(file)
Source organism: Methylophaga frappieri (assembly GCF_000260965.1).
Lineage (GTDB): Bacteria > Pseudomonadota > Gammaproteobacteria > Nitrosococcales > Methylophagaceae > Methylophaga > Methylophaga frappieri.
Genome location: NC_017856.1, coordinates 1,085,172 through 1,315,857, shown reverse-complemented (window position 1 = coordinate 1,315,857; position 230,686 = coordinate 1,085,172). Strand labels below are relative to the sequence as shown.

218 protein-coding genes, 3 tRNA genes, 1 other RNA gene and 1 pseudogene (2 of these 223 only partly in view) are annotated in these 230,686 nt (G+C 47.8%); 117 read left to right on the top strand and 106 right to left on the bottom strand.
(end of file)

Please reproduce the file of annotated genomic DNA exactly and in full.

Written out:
Source organism: Methylophaga frappieri (assembly GCF_000260965.1).
Lineage (GTDB): Bacteria > Pseudomonadota > Gammaproteobacteria > Nitrosococcales > Methylophagaceae > Methylophaga > Methylophaga frappieri.
Genome location: NC_017856.1, coordinates 1,085,172 through 1,315,857, shown reverse-complemented (window position 1 = coordinate 1,315,857; position 230,686 = coordinate 1,085,172). Strand labels below are relative to the sequence as shown.

218 protein-coding genes, 3 tRNA genes, 1 other RNA gene and 1 pseudogene (2 of these 223 only partly in view) are annotated in these 230,686 nt (G+C 47.8%); 117 read left to right on the top strand and 106 right to left on the bottom strand.